International mis
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International mis Presentation Transcript

  • 1. Chapter 16 Managing International Information Systems16.1 © 2006 by Prentice Hall
  • 2. Management Information Systems Chapter 16 Managing International Information Systems OBJECTIVES • Identify the major factors driving the internationalization of business • Compare strategies for developing global businesses • Demonstrate how information systems can support different global business strategies16.2 © 2006 by Prentice Hall
  • 3. Management Information Systems Chapter 16 Managing International Information Systems OBJECTIVES (Continued) • Evaluate the issues and technical alternatives to be considered when developing international information systems • Identify the challenges posed by global information systems and management solutions16.3 © 2006 by Prentice Hall
  • 4. Management Information Systems Chapter 16 Managing International Information Systems Drager Safety AG Case • Challenge: Fulfill customer orders made to a network of forty subsidiaries in Europe, Asia, and North America whose systems could not share data with one another • Solutions: develop a single corporate database and use middleware with standard interfaces to connect all the subsidiary’s systems • Develop a single worldwide data model with standard definitions and codes • Illustrates the role of systems in an international environment for reducing inventory and business process costs worldwide.16.4 © 2006 by Prentice Hall
  • 5. Management Information Systems Chapter 16 Managing International Information Systems THE GROWTH OF INTERNATIONAL INFORMATION SYSTEMS Global Product Development and Production16.5 Figure 16-1 © 2006 by Prentice Hall
  • 6. Management Information Systems Chapter 16 Managing International Information Systems THE GROWTH OF INTERNATIONAL INFORMATION SYSTEMS Developing an International Information Systems Architecture International information systems architecture: • The basic information systems required by organizations to coordinate worldwide trade and other activities Business driver: • A force in the environment to which businesses must respond and that influences the direction of the business16.6 © 2006 by Prentice Hall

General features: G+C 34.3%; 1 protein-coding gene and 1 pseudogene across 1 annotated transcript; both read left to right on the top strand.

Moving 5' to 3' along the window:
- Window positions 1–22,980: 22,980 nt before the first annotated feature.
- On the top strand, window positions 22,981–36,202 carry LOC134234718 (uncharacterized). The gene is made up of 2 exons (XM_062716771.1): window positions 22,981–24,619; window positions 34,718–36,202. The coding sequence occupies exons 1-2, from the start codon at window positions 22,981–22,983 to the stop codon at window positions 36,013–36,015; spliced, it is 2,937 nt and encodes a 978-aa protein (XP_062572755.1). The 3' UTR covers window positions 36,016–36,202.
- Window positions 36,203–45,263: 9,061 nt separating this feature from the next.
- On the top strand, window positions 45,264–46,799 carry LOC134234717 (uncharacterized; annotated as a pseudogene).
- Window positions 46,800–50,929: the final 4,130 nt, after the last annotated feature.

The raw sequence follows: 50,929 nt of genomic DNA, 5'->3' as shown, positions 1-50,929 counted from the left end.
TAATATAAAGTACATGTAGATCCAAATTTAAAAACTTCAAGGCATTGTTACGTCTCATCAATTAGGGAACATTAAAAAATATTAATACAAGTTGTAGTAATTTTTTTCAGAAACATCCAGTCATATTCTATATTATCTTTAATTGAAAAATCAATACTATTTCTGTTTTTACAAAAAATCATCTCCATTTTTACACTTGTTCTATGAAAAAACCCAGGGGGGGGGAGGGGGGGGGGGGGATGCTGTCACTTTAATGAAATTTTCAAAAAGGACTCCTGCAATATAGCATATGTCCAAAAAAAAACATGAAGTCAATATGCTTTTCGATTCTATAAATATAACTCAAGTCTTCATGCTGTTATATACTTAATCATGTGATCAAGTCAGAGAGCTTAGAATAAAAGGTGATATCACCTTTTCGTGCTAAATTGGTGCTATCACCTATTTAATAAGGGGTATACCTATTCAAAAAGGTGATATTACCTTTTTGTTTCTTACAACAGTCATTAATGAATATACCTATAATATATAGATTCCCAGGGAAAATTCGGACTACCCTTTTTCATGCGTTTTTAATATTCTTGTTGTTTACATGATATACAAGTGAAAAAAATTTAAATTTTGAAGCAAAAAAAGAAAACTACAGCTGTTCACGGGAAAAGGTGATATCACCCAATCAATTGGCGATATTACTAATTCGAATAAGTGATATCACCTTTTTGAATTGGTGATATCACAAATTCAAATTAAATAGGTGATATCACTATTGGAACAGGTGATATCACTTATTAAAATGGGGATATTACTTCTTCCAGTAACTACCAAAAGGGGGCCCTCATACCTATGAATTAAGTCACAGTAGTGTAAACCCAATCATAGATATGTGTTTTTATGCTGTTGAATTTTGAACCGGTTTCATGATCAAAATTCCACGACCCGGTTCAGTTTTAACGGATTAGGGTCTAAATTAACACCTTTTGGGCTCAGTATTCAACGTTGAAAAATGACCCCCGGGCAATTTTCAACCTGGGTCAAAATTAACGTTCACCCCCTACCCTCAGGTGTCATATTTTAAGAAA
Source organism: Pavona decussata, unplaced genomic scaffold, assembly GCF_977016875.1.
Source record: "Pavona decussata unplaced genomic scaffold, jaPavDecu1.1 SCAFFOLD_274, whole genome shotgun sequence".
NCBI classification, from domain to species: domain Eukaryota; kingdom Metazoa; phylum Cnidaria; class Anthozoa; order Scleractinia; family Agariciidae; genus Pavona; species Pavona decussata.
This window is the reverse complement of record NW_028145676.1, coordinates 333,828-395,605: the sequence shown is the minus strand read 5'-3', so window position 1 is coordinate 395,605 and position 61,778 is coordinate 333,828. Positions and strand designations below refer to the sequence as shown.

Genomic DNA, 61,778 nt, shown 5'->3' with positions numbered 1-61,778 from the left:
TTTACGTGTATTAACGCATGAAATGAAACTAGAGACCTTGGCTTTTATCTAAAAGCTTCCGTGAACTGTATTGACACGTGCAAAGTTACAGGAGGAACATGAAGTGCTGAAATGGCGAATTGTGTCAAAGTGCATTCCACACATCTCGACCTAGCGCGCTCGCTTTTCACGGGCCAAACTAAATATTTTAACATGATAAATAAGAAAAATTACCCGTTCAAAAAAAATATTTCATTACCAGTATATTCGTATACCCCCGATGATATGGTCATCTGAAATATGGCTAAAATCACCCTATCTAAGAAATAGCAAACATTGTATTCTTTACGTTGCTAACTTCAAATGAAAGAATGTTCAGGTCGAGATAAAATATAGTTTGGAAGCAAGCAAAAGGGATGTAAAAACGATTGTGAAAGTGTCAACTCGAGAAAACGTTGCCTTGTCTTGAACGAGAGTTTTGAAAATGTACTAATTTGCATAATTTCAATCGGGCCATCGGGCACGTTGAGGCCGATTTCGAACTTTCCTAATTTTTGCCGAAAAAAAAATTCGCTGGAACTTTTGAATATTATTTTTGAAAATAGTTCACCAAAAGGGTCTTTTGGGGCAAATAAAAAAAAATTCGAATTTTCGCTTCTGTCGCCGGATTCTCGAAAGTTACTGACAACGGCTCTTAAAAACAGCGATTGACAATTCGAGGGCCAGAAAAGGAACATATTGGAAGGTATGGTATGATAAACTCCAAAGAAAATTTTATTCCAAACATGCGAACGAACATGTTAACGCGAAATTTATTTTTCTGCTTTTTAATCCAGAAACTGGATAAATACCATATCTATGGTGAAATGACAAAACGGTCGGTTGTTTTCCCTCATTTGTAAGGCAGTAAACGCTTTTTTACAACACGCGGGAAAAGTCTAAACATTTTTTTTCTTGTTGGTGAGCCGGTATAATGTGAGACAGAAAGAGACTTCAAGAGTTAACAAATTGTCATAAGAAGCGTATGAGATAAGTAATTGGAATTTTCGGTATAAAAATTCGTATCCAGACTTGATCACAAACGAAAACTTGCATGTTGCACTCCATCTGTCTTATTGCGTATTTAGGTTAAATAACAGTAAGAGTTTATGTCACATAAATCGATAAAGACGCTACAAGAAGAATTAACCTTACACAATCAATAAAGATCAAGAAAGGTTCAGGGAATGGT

• 7. Management Information Systems Chapter 16 Managing International Information Systems THE GROWTH OF INTERNATIONAL INFORMATION SYSTEMS International Information Systems Architecture16.7 Figure 16-2 © 2006 by Prentice Hall
  • 8. Management Information Systems Chapter 16 Managing International Information Systems THE GROWTH OF INTERNATIONAL INFORMATION SYSTEMS The Global Environment: Business Drivers and Challenges The global business drivers can be divided into two groups: General cultural factors: • Global communication and transportation technologies • Development of global culture Table 16-116.8 © 2006 by Prentice Hall
  • 9. Management Information Systems Chapter 16 Managing International Information Systems THE GROWTH OF INTERNATIONAL INFORMATION SYSTEMS General Cultural Factors: (Continued) • Emergence of global social norms • Political stability • Global knowledge base Table 16-1 (Continued)16.9 © 2006 by Prentice Hall
  • 10. Management Information Systems Chapter 16 Managing International Information Systems THE GROWTH OF INTERNATIONAL INFORMATION SYSTEMS Specific business factors: • Global markets • Global production and operations • Global coordination • Global workforce • Global economies of scale Table 16-1 (Continued)16.10 © 2006 by Prentice Hall
  • 11. Management Information Systems Chapter 16 Managing International Information Systems THE GROWTH OF INTERNATIONAL INFORMATION SYSTEMS Business Challenges General: • Cultural particularism: Regionalism, nationalism, language differences • Social expectations: Brand-name expectations, work hours • Political laws: Transborder data and privacy laws, commercial regulations Table 16-216.11 © 2006 by Prentice Hall
  • 12. Management Information Systems Chapter 16 Managing International Information Systems THE GROWTH OF INTERNATIONAL INFORMATION SYSTEMS Specific: • Standards: Different Electronic Data Interchange (EDI), telecommunications standards • Reliability: Phone networks not uniformly reliable • Speed: Different data transfer speeds, many slower than United States • Personnel: Shortages of skilled consultants Table 16-2 (Continued)16.12 © 2006 by Prentice Hall